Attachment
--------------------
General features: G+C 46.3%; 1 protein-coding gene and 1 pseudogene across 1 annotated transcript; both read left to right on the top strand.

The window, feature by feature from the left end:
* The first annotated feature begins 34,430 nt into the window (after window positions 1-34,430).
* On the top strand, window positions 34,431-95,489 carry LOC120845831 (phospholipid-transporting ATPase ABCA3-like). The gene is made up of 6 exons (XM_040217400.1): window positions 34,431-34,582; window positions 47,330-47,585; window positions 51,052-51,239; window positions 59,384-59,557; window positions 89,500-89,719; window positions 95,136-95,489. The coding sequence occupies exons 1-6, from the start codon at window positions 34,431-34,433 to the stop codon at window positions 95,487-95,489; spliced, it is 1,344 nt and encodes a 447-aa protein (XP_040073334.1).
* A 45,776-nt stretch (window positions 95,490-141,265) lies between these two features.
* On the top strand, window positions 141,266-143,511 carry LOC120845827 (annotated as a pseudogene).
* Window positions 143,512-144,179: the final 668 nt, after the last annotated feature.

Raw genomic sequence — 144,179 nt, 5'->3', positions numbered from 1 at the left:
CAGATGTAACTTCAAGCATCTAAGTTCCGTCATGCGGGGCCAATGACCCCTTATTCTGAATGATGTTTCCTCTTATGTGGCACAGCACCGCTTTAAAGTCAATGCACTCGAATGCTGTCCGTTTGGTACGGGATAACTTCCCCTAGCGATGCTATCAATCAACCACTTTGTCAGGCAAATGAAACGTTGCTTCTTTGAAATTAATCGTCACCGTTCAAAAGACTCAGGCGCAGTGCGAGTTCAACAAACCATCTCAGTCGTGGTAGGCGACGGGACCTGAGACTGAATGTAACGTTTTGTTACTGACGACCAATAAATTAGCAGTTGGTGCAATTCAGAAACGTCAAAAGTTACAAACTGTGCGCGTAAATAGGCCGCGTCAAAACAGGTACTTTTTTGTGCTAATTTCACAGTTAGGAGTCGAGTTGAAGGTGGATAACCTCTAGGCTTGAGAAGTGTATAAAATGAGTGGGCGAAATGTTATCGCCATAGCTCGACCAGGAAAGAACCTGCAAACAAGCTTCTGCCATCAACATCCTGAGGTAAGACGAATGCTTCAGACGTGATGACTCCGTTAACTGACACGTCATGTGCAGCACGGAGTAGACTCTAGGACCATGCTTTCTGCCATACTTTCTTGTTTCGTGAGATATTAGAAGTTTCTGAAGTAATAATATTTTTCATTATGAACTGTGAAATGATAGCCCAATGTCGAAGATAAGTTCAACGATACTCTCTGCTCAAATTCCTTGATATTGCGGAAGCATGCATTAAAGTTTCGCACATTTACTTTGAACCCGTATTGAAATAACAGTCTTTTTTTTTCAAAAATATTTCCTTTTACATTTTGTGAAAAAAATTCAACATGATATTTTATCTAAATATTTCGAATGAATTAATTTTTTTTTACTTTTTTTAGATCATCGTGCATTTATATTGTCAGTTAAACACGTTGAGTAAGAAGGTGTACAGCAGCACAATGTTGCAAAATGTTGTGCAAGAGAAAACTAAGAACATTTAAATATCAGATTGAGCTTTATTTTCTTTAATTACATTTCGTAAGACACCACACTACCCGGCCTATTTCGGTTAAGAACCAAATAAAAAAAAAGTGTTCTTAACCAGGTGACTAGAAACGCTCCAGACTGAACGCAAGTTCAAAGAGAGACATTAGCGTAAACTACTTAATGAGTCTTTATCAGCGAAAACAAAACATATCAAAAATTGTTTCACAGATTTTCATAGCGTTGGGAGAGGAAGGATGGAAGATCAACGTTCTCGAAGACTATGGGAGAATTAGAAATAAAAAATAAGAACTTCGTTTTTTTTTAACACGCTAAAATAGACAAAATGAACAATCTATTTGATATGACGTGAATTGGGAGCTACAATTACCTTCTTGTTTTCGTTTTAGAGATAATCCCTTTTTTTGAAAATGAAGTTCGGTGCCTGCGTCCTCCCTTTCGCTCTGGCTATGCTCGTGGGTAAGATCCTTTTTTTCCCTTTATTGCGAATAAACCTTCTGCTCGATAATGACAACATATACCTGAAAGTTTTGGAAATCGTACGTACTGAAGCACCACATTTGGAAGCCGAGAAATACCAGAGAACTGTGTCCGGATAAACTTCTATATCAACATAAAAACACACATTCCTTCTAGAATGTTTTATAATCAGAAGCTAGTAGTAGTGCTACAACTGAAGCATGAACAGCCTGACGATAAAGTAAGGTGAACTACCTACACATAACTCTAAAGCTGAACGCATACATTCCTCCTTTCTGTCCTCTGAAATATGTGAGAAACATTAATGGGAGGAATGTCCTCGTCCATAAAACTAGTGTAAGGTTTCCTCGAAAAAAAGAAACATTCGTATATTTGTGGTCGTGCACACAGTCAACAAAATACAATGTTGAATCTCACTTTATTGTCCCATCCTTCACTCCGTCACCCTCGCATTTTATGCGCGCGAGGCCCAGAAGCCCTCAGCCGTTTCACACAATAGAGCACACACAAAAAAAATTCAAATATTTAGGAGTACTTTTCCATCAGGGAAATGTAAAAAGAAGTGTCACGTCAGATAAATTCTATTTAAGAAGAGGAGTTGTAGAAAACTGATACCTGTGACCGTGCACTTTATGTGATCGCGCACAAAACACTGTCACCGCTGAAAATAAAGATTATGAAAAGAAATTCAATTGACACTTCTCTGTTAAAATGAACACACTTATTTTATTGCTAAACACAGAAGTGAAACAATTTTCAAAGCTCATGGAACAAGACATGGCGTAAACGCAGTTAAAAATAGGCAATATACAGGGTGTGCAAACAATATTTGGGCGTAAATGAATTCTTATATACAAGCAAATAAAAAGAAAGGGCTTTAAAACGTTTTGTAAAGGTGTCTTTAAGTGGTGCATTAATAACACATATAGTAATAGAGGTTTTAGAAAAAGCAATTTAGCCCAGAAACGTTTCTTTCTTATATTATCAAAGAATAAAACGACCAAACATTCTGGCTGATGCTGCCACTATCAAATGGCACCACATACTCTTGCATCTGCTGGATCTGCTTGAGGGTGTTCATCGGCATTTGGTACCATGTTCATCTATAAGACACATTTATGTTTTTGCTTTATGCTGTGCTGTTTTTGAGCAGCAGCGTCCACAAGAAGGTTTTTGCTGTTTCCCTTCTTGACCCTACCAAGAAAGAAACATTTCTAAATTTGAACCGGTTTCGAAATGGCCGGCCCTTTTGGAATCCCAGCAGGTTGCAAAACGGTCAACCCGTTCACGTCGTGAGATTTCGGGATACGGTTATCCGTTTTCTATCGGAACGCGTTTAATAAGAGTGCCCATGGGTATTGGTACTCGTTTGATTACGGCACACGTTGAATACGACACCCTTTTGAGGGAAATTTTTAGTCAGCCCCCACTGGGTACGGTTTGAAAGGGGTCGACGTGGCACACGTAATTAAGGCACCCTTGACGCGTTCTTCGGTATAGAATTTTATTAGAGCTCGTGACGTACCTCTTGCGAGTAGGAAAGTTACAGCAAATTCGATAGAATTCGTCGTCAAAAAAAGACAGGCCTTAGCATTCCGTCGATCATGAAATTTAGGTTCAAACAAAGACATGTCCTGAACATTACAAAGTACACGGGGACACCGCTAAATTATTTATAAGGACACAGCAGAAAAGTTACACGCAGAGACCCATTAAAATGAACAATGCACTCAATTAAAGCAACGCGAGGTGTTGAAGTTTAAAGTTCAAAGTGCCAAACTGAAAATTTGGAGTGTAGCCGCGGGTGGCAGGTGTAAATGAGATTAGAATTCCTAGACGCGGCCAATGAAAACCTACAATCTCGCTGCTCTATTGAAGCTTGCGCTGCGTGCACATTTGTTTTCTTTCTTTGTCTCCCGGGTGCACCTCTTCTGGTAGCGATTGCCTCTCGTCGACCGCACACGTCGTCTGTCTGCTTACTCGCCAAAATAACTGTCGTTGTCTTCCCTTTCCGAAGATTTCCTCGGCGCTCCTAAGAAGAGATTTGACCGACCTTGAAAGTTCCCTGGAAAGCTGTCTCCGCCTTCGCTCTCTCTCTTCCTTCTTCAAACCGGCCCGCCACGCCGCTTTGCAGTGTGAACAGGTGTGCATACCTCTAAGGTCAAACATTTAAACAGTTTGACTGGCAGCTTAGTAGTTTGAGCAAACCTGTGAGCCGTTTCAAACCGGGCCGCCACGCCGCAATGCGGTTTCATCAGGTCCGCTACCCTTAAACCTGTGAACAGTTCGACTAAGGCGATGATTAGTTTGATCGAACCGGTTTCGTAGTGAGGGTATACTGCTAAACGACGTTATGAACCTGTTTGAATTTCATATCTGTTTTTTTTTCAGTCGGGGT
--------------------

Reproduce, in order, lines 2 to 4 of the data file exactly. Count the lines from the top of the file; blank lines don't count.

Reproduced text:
The window, feature by feature from the left end:
* The first annotated feature begins 34,430 nt into the window (after window positions 1-34,430).
* On the top strand, window positions 34,431-95,489 carry LOC120845831 (phospholipid-transporting ATPase ABCA3-like). The gene is made up of 6 exons (XM_040217400.1): window positions 34,431-34,582; window positions 47,330-47,585; window positions 51,052-51,239; window positions 59,384-59,557; window positions 89,500-89,719; window positions 95,136-95,489. The coding sequence occupies exons 1-6, from the start codon at window positions 34,431-34,433 to the stop codon at window positions 95,487-95,489; spliced, it is 1,344 nt and encodes a 447-aa protein (XP_040073334.1).